Thanksgiving is one of my favorite holidays. For someone who spends a good deal of time (well, in all honesty, almost all the time) thinking about cooking and food, I take great comfort in the idea that so many Americans are in their kitchens cooking some version of a Thanksgiving feast all at the same time. I love the idea that tables are getting bigger, with more family and friends able to safely gather again, giving even more to be grateful for.
This year I focus on two aspects of Thanksgiving: The first is a meal for vegans or for those who don’t eat turkey. This is a main course — or splendid side dish — of saffron-scented basmati rice topped with almonds, figs and pomegranates surrounded by roasted autumn vegetables.
I have also answered some questions about roasting a turkey. To brine or not to brine? How do I keep my turkey from drying out? When can I safely stuff the bird? These are some of the issues many of us are pondering this week of Thanksgiving. Relax — I’ve got some answers.
I’ve also written up my master turkey recipe and provided many tips for roasting a moist, flavorful turkey. And it’s not Thanksgiving without my annual cranberry-orange-ginger sauce. Have a wonderful holiday.
Want a vegan dish to scream holidays without spending hours preparing? This is an ideal main course for vegans or a great side dish to add to your Thanksgiving table. Basmati rice is cooked with saffron and turmeric (which lends not only a beautiful earthy flavor but a yellow, slightly maroon color to the rice). The cooked rice is then placed in a cake pan and baked.
Meanwhile, an assortment of seasonal autumn vegetables — beets, winter squash, carrots, Brussel sprouts, leeks, etc. — are roasted. You can use any or all of the vegetables listed or add your own favorites like chunks of fennel, turnips, etc. The rice is unmolded from the cake pan and placed in the center of a serving plate, topped with almonds and dried figs sauteed in olive oil and then topped with fresh pomegranate seeds and juice. The dish is a celebration of color, flavor and texture.
Serves 4 to 6 as a main course and 8 as a side dish.
The vegetables and topping:
*To prepare the pomegranate, cut it in half and place the fruit side down over a bowl. Tap the skin with a rolling pin or wooden spoon to release the seeds. You may need to squeeze the fruit a bit to release them all. In a separate bowl squeeze the fruit to release all the juice; set aside. You can keep the pomegranate and juice covered and refrigerated overnight.
1. Fill a sink (or if it’s a really big bird you can use the bathtub — I’m not kidding!) with cold water and submerge the frozen bird in the sink. Flip the bird over after an hour or so. You need to make sure the bird is totally submerged in the water so you might want to put a can of soup or a heavy pan on top to keep it underwater. This keeps the bird safe and chilled. Be sure to change the water every hour to keep it very cold. Defrosting a frozen bird in a sink of water will take about one hour per every two pounds. If you have a 10-pound turkey it will take five hours; 20-pound frozen bird, you’ll need 10 hours. Plan your time accordingly.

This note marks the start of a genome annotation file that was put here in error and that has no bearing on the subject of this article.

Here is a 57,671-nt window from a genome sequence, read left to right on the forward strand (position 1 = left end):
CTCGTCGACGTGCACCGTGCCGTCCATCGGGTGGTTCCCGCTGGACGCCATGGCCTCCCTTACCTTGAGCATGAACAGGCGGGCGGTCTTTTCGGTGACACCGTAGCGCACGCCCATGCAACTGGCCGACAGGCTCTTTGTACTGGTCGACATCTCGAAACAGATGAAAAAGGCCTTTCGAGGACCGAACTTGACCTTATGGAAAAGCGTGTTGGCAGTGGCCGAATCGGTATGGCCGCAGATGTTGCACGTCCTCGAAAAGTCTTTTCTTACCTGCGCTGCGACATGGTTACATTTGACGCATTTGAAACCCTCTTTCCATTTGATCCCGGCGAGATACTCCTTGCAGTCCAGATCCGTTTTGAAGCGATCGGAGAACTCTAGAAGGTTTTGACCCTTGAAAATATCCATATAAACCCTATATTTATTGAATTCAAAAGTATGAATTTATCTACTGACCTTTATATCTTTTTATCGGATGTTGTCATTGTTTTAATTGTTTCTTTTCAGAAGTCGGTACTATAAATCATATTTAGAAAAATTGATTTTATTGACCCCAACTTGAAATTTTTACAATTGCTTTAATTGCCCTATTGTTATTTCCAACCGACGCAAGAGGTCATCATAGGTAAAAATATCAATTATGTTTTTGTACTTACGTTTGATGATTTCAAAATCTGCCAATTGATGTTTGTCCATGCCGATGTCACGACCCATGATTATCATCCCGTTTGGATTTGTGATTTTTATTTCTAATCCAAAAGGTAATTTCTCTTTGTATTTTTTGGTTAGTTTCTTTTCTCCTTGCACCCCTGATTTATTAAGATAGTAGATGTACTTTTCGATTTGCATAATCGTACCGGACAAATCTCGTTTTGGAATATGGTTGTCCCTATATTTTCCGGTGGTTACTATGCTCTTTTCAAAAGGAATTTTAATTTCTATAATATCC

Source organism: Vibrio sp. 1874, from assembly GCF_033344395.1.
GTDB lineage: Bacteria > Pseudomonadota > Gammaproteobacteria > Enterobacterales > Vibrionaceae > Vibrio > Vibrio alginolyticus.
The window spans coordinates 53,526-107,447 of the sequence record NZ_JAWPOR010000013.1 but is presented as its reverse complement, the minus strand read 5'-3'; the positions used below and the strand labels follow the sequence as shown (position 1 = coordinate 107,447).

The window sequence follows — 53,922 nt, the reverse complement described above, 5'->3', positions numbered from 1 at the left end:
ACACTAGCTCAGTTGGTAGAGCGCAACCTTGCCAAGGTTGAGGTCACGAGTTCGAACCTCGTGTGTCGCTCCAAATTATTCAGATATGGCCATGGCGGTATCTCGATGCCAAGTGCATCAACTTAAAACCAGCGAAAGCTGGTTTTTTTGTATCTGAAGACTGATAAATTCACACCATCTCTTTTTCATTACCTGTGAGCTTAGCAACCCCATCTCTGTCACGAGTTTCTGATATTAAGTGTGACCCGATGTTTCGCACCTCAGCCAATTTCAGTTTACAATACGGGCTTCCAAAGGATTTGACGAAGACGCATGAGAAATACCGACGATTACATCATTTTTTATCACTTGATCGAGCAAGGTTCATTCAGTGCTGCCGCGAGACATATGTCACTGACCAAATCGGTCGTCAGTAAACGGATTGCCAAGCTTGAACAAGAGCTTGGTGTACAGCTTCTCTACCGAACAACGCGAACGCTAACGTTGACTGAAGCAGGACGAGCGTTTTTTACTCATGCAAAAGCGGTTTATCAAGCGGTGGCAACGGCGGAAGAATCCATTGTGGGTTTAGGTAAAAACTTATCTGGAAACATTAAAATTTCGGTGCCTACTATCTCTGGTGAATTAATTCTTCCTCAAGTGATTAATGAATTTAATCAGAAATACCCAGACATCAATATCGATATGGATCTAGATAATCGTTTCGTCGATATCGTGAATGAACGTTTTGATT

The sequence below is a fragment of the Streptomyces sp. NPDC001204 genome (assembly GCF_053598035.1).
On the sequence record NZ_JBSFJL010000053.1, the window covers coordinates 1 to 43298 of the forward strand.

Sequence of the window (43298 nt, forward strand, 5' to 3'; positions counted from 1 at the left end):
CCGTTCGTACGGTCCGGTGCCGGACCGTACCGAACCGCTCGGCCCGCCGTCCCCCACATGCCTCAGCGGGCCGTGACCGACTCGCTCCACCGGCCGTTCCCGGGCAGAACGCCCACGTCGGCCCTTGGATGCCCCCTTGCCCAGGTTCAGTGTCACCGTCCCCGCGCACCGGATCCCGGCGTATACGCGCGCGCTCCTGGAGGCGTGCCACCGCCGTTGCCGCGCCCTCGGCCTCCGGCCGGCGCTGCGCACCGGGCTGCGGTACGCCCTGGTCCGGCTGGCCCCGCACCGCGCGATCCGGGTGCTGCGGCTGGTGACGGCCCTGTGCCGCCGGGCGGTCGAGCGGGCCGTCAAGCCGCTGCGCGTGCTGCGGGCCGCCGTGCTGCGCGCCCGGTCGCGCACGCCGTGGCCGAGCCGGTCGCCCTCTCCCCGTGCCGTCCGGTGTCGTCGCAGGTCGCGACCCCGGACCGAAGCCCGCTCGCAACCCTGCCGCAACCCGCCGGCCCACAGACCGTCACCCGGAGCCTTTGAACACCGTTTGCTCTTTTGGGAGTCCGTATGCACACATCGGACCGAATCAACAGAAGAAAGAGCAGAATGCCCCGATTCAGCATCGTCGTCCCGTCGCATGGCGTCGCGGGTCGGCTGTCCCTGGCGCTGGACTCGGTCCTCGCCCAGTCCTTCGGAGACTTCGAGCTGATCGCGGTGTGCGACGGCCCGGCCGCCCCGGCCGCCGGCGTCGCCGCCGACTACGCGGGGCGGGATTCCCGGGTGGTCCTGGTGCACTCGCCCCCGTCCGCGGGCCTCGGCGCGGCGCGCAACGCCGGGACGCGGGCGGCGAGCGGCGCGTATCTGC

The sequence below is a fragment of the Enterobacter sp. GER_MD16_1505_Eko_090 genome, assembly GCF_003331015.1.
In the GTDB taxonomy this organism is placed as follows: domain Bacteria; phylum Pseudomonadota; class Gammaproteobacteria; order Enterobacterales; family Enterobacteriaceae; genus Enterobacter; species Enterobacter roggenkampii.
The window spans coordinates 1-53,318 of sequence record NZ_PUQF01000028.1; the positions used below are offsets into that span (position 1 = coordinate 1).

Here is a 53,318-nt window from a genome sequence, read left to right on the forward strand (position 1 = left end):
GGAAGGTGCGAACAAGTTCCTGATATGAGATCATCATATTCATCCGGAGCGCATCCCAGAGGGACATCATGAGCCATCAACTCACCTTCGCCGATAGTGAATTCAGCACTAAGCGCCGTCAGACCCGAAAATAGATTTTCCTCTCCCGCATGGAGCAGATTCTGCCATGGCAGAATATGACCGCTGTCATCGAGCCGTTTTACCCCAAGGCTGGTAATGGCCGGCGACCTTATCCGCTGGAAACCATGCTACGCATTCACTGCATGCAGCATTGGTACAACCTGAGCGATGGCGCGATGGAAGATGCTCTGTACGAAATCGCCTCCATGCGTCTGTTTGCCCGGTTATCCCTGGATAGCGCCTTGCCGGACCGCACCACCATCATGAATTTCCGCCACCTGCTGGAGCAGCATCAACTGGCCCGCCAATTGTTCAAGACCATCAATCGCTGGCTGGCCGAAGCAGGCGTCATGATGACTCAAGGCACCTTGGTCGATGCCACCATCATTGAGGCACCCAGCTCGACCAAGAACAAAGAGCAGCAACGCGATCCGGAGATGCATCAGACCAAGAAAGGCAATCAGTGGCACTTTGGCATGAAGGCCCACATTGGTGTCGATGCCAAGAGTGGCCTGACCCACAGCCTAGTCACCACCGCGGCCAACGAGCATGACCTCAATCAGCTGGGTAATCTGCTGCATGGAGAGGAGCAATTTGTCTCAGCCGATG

2. If you still don’t have enough time, you can always roast the bird while it’s still slightly (but not totally) frozen, but you’ll need to reduce the oven temperature and roast for almost double the amount of time called for. You’ll be cooking it longer and slower allowing for defrosting time. Find more tips on the USDA website.
This recipe is for an 18 to 20-pound bird but can easily work with a smaller one by reducing the cooking time. If you’re working with a frozen turkey, be sure to defrost it in time (see frozen tips above).
*Room temperature simply means that the bird shouldn’t come straight out of the refrigerator. You don’t want to let it sit around for hours; remove from the refrigerator about one hour before roasting while you make the stuffing. And never stuff a bird until you’re just about to put it in the oven.
Stock and gravy:
Every year I tweak my holiday cranberry sauce just a bit, but this combination (tart berries with sweet oranges, ginger, pineapple chunks and meaty pecans) is a real favorite. Serve with holiday birds, on sandwiches, with a cheese platter, or serve it as a dessert sauce for butter cookies, pound cake or pies.
Makes about 6 cups.
*You’ll need about 2 to 3 large oranges. First, use one orange to remove the zest (the outer peel without the bitter white pith) by slicing it off with a small, sharp knife or a wide vegetable peeler. Use another orange for the grated rind and then squeeze both oranges for their juice.
**Toast the nuts in a 350-degree oven on a baking sheet for about 6 to 8 minutes or until aromatic.
Other Thanksgiving Favorites from Past Years:
This article was originally published on WBUR.org.